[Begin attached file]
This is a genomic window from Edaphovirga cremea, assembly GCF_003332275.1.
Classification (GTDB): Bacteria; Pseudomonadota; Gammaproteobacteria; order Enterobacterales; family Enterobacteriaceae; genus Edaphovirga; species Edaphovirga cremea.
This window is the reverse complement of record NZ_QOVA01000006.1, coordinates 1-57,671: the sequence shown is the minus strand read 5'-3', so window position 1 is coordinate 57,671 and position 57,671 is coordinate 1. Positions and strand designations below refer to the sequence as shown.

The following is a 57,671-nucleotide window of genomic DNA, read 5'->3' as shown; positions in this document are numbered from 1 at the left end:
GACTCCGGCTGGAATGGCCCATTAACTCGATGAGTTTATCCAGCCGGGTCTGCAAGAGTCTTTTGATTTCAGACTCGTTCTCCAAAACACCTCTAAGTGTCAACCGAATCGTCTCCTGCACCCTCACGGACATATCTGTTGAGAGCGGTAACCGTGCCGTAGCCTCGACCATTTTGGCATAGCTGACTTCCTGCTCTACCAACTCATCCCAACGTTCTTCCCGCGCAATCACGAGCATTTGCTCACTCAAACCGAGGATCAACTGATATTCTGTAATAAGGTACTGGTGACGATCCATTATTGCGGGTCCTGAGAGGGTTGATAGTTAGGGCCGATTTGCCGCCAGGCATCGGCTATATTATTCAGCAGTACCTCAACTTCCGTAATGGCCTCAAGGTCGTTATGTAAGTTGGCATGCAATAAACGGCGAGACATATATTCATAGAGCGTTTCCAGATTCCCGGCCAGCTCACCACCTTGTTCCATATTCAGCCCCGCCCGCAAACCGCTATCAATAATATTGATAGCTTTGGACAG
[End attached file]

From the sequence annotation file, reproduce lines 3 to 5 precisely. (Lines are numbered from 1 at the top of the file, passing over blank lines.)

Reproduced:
This window is the reverse complement of record NZ_QOVA01000006.1, coordinates 1-57,671: the sequence shown is the minus strand read 5'-3', so window position 1 is coordinate 57,671 and position 57,671 is coordinate 1. Positions and strand designations below refer to the sequence as shown.

The following is a 57,671-nucleotide window of genomic DNA, read 5'->3' as shown; positions in this document are numbered from 1 at the left end:
GACTCCGGCTGGAATGGCCCATTAACTCGATGAGTTTATCCAGCCGGGTCTGCAAGAGTCTTTTGATTTCAGACTCGTTCTCCAAAACACCTCTAAGTGTCAACCGAATCGTCTCCTGCACCCTCACGGACATATCTGTTGAGAGCGGTAACCGTGCCGTAGCCTCGACCATTTTGGCATAGCTGACTTCCTGCTCTACCAACTCATCCCAACGTTCTTCCCGCGCAATCACGAGCATTTGCTCACTCAAACCGAGGATCAACTGATATTCTGTAATAAGGTACTGGTGACGATCCATTATTGCGGGTCCTGAGAGGGTTGATAGTTAGGGCCGATTTGCCGCCAGGCATCGGCTATATTATTCAGCAGTACCTCAACTTCCGTAATGGCCTCAAGGTCGTTATGTAAGTTGGCATGCAATAAACGGCGAGACATATATTCATAGAGCGTTTCCAGATTCCCGGCCAGCTCACCACCTTGTTCCATATTCAGCCCCGCCCGCAAACCGCTATCAATAATATTGATAGCTTTGGACAG